2) Airlines: For awful service and communication channels. On Friday, June 1st, Aero Contractors overissued boarding passes to 60 passengers on an Abuja-Lagos flight. The Station Manager left the passengers to sleep in the airport without providing any information. When the Lagos bound flight departed at 8:15 am on Saturday, June 2nd, no Aero official had addressed the passengers. Dana also released a manifest that not only included personal addresses but phone numbers and email addresses, which is a violation of privacy law. Furthermore, there are names on the manifest that were not on the flight; were passenger IDs not checked before boarding?

3) Nigerians: Who complain quietly about inhumane treatment from the airlines and government agencies, yet rely on God for miracles. We deserve better and we must demand for the best always.

Our Demands:

1) Mrs Stella Oduah-Ogiemwonyi, Minister of Aviation and Harold Demuren, Director-General of Nigeria Civil Aviation Authority (NCAA) should be asked to step aside while investigations are ongoing. If they are found to have lapsed in their duties, they should be relieved of their positions forthwith. It is impossible to dispassionately supervise an investigation that involves your office.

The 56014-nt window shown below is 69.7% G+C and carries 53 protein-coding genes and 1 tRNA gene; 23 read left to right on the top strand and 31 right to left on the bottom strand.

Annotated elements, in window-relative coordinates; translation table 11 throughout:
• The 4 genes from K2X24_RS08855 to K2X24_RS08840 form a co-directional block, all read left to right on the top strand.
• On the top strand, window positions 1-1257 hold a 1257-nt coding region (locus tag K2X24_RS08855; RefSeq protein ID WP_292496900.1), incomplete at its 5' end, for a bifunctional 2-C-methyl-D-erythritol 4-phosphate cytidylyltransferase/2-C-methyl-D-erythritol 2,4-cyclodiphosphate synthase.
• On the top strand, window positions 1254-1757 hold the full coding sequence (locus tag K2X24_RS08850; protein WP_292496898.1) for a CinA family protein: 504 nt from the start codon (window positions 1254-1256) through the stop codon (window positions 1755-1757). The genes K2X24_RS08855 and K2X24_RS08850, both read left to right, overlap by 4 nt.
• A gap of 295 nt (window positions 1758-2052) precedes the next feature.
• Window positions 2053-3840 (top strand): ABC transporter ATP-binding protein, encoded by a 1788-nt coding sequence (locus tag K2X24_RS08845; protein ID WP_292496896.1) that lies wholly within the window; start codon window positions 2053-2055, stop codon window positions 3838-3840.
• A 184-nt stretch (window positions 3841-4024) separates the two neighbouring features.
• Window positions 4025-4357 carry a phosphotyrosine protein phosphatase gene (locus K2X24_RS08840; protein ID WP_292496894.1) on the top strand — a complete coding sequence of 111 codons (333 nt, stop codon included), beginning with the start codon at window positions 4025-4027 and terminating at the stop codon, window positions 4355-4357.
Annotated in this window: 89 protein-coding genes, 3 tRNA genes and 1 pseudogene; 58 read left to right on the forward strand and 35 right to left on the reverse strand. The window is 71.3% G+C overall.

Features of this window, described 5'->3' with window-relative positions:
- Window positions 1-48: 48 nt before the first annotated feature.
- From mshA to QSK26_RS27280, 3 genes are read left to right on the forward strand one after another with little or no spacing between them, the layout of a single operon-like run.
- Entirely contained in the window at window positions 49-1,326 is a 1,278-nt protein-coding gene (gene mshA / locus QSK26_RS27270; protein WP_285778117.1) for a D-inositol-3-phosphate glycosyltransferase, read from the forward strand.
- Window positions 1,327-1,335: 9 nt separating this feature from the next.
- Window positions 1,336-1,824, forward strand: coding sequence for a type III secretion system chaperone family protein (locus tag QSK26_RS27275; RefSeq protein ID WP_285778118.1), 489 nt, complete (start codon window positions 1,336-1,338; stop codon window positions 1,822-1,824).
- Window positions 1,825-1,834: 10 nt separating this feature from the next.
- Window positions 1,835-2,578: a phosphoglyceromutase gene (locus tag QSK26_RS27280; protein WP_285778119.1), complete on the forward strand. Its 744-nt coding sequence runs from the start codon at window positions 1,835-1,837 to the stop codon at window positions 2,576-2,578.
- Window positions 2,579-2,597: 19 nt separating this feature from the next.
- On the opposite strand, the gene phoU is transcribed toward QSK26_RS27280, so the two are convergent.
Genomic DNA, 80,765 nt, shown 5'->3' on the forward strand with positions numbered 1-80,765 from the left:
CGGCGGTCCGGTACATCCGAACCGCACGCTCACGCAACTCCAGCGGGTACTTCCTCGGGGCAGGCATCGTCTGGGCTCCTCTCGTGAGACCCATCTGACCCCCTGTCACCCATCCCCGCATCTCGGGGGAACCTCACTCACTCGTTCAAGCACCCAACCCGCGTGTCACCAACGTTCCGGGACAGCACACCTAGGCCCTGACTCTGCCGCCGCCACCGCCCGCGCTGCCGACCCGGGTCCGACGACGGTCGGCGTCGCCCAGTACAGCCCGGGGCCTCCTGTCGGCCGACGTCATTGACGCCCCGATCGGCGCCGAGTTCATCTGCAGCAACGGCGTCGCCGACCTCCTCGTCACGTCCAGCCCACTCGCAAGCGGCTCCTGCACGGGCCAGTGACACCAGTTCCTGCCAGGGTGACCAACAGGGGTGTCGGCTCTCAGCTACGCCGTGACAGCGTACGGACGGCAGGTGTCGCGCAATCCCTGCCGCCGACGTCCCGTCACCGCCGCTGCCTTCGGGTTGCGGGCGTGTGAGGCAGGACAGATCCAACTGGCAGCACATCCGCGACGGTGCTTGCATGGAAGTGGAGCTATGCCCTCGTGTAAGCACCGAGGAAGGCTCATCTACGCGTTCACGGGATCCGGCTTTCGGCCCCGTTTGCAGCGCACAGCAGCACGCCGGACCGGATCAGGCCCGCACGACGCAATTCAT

2) NCAA should publish, in newspapers and on its website, the safety records of all active aircraft in our local fleet, including ramp checks (results & measures taken); airline audits (results & measures taken); support and audit of Safety Management Systems. This should form the starting point for a public inquiry into the aviation sector.

3) A thorough investigation of the accident by the Accident Investigation Bureau (AIB) conforming to international standards and a public presentation of the findings from the contents of the ‘black box’ as it relates to the crash within 24 hours of submission.

“Cutting corners, praying, ignoring statistics and science, hoping for the best, giving thanks for narrow escapes. It’s no way to live.” – @tejucole

God bless the Federal Republic of Nigeria.

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EnoughisEnough Nigeria (www.eienigeria.org) is a coalition of individuals and youth-led organizations committed to instituting a culture of good governance and public accountability in Nigeria through advocacy, activism and the mobilization of the youth population as responsible citizens. The coalition includes The Future Project; Paradigm Initiative Nigeria; Education as a Vaccine (EVA); Kudirat Initiative for Democracy (KIND); RISE Networks; LYNX Nigeria; Chocolate City Group and EME. EiE Nigeria created the RSVP (Register|Select|Vote|Protect) Campaign to leverage technology, especially social media to mobilize significant participation from citizens in the 18-35 age bloc in the 2011 elections and beyond.